The Triangulum Extended (TREX) Survey: The Stellar Disk Dynamics of M33 as a Function of Stellar Age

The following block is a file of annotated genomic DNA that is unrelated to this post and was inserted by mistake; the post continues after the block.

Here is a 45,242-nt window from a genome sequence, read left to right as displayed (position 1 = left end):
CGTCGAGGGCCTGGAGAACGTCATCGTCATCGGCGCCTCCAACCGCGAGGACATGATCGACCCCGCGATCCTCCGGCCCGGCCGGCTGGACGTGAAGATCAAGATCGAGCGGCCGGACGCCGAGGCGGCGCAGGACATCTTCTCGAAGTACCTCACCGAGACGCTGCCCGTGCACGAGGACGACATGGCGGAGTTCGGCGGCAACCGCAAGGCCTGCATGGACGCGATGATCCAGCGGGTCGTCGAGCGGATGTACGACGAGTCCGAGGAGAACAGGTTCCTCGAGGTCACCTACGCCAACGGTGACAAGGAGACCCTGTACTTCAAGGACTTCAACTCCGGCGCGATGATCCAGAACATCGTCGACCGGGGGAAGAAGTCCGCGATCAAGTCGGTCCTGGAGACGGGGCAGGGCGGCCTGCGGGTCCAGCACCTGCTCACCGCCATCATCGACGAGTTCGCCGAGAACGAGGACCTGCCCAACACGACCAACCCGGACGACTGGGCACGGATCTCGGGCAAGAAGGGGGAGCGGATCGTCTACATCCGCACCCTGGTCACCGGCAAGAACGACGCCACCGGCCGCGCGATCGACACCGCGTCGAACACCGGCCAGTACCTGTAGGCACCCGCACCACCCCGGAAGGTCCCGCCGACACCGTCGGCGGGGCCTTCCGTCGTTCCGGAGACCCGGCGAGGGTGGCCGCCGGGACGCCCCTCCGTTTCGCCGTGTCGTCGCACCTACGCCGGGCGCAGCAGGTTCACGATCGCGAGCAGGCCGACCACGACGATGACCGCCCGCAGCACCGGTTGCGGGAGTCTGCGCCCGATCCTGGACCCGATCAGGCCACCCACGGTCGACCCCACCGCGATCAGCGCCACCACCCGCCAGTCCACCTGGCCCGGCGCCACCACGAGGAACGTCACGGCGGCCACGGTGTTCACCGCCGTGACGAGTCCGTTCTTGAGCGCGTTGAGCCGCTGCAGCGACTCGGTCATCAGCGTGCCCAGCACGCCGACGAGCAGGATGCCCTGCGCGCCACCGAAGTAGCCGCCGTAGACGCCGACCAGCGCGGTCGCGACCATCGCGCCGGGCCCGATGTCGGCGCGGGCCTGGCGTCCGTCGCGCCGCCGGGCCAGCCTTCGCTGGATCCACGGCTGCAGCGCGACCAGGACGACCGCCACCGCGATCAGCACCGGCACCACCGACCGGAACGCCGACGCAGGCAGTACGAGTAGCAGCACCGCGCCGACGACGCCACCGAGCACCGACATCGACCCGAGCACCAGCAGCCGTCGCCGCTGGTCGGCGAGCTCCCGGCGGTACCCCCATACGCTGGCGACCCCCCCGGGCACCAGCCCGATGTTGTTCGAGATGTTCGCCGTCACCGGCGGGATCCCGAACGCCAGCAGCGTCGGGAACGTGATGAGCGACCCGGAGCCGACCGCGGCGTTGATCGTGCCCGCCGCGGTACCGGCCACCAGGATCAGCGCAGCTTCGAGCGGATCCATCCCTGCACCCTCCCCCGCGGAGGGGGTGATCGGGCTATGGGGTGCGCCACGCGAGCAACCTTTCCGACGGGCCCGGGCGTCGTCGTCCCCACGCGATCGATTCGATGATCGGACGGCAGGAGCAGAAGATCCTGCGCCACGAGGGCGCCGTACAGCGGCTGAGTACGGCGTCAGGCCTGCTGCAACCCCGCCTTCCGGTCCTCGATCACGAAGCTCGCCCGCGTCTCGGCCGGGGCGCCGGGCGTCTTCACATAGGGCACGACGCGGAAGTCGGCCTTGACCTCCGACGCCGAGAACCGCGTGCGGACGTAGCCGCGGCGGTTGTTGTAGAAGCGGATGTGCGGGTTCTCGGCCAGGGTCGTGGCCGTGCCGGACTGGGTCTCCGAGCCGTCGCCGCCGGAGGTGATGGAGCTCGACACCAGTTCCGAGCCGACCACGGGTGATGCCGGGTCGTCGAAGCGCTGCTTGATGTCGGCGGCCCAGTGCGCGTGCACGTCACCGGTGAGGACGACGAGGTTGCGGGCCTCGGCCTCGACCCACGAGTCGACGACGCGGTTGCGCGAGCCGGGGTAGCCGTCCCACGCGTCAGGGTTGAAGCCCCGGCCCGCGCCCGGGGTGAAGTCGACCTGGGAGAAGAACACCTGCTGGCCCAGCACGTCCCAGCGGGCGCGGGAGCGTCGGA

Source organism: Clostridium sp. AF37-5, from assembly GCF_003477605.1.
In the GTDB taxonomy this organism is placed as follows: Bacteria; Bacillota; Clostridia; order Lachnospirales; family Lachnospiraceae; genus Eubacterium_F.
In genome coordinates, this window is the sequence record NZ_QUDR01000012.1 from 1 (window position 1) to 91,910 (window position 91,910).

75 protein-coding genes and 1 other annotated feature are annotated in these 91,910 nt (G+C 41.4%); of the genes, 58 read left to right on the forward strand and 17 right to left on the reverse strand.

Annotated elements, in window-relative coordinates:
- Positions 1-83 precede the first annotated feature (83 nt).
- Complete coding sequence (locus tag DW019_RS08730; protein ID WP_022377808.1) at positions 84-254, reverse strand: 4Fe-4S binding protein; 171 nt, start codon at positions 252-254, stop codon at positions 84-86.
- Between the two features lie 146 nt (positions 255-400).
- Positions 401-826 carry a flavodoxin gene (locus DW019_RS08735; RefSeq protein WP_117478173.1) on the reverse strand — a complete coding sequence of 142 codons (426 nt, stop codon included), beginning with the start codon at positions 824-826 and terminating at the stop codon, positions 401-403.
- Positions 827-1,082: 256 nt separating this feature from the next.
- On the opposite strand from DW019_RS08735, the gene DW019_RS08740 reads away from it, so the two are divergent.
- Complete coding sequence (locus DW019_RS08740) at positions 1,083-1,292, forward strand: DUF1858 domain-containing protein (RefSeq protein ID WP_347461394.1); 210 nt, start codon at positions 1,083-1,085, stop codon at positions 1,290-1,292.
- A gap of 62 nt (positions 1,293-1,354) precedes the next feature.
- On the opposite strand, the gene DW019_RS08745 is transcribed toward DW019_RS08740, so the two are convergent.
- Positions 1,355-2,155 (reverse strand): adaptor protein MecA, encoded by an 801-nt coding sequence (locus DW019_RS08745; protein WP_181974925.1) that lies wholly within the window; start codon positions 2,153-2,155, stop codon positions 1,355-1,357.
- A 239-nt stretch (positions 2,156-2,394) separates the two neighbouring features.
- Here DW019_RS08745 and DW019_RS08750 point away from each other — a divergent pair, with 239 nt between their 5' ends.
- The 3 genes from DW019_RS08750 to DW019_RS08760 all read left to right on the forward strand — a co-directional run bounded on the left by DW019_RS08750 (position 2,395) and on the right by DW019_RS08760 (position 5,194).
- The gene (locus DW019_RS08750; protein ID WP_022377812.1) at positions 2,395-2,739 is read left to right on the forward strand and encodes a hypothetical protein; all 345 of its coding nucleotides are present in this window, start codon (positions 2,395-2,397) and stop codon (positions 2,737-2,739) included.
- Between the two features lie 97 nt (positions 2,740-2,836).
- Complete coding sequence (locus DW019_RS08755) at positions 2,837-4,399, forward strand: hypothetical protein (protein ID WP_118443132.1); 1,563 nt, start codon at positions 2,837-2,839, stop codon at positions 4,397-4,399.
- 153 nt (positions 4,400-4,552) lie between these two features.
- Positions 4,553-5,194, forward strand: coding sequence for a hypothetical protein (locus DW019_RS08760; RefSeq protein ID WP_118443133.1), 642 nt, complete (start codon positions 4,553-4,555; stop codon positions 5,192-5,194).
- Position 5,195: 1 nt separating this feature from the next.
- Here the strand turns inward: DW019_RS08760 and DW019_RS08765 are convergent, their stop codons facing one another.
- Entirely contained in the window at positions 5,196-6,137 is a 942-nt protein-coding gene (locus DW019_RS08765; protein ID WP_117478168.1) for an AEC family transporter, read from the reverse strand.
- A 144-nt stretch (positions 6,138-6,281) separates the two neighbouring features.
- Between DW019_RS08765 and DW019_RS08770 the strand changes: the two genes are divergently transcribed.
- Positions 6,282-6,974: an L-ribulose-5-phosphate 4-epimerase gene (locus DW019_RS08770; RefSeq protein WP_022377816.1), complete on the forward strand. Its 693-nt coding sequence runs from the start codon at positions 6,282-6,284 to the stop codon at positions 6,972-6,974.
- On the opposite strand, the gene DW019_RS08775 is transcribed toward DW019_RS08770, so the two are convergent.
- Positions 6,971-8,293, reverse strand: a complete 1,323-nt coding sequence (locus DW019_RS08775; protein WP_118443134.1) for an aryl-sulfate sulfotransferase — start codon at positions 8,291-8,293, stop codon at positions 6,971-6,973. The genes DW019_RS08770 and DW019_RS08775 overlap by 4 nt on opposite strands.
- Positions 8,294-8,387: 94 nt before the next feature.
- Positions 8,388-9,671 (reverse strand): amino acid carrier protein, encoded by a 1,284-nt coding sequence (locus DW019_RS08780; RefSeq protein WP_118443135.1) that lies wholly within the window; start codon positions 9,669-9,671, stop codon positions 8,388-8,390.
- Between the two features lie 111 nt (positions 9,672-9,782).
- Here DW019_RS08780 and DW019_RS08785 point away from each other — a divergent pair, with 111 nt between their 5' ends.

Triangulum (M33) is a low-mass, relatively undisturbed spiral galaxy that offers a new regime in which to test models of dynamical heating. In spite of its proximity, M33's dynamical heating history has not yet been well-constrained. In this work, we present the TREX Survey, the largest stellar spectroscopic survey across the disk of M33. We present the stellar disk kinematics as a function of age to study the past and ongoing dynamical heating of M33. We measure line-of-sight velocities for ~4500 disk stars. Using a subset, we divide the stars into broad age bins using Hubble Space Telescope and Canada-France-Hawaii Telescope photometric catalogs: massive main-sequence stars and helium-burning stars (~80 Myr), intermediate-mass asymptotic branch stars (~1 Gyr), and low-mass red giant branch stars (~4 Gyr). We compare the stellar disk dynamics to that of the gas using existing H I, CO, and Hα kinematics. We find that the disk of M33 has relatively low-velocity dispersion (~16 km s-1), and unlike in the Milky Way and Andromeda galaxies, there is no strong trend in velocity dispersion as a function of stellar age. The youngest disk stars are as dynamically hot as the oldest disk stars and are dynamically hotter than predicted by most M33-like low-mass simulated analogs in Illustris. The velocity dispersion of the young stars is highly structured, with the large velocity dispersion fairly localized. The cause of this high-velocity dispersion is not evident from the observations and simulated analogs presented here.